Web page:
Words of Wisdom From Columbians Who Graduated in 2020 and 2021 at the Height of the Pandemic

Although their Commencements were virtual, these graduates are delighted to join the celebration this year with the Class of 2022, and they have a lot of good advice to offer about the future both on and off campus. 

April 22, 2022

After two long years, in-person Commencement is back. And while it was disappointing to be forced to hold virtual graduations in 2020 and 2021 because of COVID-19, the university is thrilled to invite the members of those classes back to campus for a special ceremony.

Columbia News caught up with a few of them to find out what they've been up to since leaving and to hear what advice they have for the Class of 2022, the students who are still here, and those who will be joining us in the fall. They've shared their thoughts on the importance of building strong relationships, doing what's uncomfortable, learning from failure, chasing opportunities, and more.


Lauren Battle, Mailman School of Public Health

Lauren Battle

MPH, Mailman School of Public Health, 2021

I studied public health because I felt driven to change the inequitable policies that have led to disproportionately negative health outcomes in the United States. I’m proud to now be working on health policy issues on Capitol Hill, applying the insights and skills I learned at Columbia into action. Since graduating, I’ve also been making recipes, reconnecting with friends, and getting involved with urban farming in DC.

Advice for the Class of 2022

The transition to post-graduate life can be hectic. My advice to graduates is to find time to slow down and decompress. Whether that means spending time with family and friends, being outdoors, or catching up on the last season of your favorite show, it’s so important to allow yourself to rest.

Advice for Students at or Coming to Columbia

Be diligent in planning for the future, but don’t become so focused that you lose sight of where you are now. You’re exactly where you’re supposed to be, and that is truly worth celebrating. Embrace the journey, and make the most of your time at Columbia. Seize opportunities to learn, evolve, and step into discomfort. Your Columbia experience is just one chapter in your story—make the chapter worthwhile.


Adji Bousso Dieng, PhD,  Columbia University

Adji Bousso Dieng

PhD in Statistics, Graduate School of Arts and Sciences, 2020

I grew up in Senegal, with 14 siblings, and never dreamed that I’d be where I am today: the first Black woman tenure-track professor at Princeton’s engineering school. After graduating from Columbia last May, I started a nonprofit, The Africa I Know (TAIK for short), to help other young Africans reach their potential. This past fall, we launched the TAIK Education Fund to send kids from impoverished neighborhoods to school. Thanks to the program, 1,100 kids from impoverished parts of Senegal got to go to school for the first time this year.

Advice for the Class of 2022

Society is going through a deep technology-driven transformation right now. I encourage the class of 2022 to continue building their skills so they can help shape these technologies to be safe and to serve society.

Advice for Students at or Coming to Columbia

A quality education is a privilege. I encourage students to make the most of their time at Columbia; make friends, talk to professors, go to seminars and office hours, take advantage of the services Columbia offers to build your resume. I especially encourage students from abroad, including Africa, to immerse themselves in American culture and not isolate themselves.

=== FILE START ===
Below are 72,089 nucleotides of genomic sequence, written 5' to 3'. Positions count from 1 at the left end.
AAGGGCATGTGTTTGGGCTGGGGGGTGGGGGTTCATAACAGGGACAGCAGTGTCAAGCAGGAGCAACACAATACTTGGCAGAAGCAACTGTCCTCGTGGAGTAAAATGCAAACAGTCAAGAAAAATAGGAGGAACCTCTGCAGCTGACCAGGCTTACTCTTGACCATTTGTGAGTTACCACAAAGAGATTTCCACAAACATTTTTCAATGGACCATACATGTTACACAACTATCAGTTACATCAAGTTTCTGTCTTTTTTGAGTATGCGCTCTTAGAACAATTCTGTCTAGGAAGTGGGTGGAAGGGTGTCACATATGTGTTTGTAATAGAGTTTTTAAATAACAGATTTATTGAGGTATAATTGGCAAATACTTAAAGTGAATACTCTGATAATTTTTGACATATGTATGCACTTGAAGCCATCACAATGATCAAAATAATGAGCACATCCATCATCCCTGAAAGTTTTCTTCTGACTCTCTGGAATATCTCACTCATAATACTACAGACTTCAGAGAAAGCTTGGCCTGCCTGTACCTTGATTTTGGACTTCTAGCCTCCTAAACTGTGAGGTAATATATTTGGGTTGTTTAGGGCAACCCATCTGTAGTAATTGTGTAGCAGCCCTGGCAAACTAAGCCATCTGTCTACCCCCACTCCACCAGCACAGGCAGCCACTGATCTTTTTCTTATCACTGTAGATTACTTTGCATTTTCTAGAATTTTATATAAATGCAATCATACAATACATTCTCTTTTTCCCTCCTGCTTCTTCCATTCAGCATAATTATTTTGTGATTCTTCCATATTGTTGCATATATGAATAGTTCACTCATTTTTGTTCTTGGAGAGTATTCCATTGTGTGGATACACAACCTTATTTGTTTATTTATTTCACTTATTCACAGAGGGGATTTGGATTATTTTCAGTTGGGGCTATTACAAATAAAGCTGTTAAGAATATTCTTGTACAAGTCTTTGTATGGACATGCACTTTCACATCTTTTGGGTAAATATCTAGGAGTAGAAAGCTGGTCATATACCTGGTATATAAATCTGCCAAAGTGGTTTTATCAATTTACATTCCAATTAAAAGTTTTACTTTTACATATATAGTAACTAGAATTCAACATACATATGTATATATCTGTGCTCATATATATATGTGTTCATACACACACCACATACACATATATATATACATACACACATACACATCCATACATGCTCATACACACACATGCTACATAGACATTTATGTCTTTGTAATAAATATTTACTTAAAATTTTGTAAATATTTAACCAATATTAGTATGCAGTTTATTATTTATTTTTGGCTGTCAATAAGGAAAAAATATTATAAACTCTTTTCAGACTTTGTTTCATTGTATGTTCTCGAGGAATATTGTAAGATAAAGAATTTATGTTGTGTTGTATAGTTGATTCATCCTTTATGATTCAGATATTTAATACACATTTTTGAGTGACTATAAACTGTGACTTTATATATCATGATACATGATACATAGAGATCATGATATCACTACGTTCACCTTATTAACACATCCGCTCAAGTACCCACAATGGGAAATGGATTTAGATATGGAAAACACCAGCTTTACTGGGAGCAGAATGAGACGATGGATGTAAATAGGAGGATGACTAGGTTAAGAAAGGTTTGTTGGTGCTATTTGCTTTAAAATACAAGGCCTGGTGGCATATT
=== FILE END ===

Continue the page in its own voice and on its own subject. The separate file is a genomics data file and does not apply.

Max Frieder, Teachers College, Columbia University

Max Levi Frieder

Ed.M and Ed.D in Art and Art Education, Teachers College, 2021

I am astounded to have collaboratively planted the seed of a global movement that is now growing on its own momentum. Through co-founding the international organization Artolution, we now have more than 80 teaching artists around the world who are taking the concept of collaboration and community-made public art education with children and localizing what that means in refugee camps and crisis contexts worldwide. 

Advice for the Class of 2022

The most salient gift we have is the power of using our access to create transformation within our fields and world that we are seeking to repair. Being able to cultivate resilient responses to the future traumas of our world is the true work of preparing for an unknown need that we know will grow. If we can plant one droplet of healing in a sea of destruction, that is how we can become the humanity that our planet and each other needs, now more than ever.  

Advice for Students at or Coming to Columbia

The most essential gift is the power of using the access we have, to make transformational change in ways that bring you and those around you profound meaning. There are an incredible array of opportunities to take our knowledge and experiences and have an impact on people who may never have the opportunity to experience a place like Columbia University. What one does with that knowledge can open a door into an extraordinary universe of the unknown, and having such an extraordinary responsibility is truly the greatest gift of all.

Rita Omokha

Master of Science, Graduate School of Journalism, 2020

Rita. Omokha, School of Journalism, Columbia University

I am grateful that I get to contribute to journalism, especially at this climactic moment where America’s frailty has revealed a still-young democracy. As a Nigerian, it is a privilege to live in a country where freedom of the press is paramount and respected. 

Advice for the Class of 2022

Always chase your why. As someone rooted in my Christian faith, one thing I remind myself of daily—and that is no exaggeration—is what is my purpose and how does the work I do every day line up with that purpose. In a distressing world where some are easily distracted by trivial matters or misguidedly seek the approval of others, being driven by purpose has sustained and empowered me. So, always chase your excellence, ignore the distractions, and don’t let people (well-meaning or not) put their limitations on you.

Advice for Students at or Coming to Columbia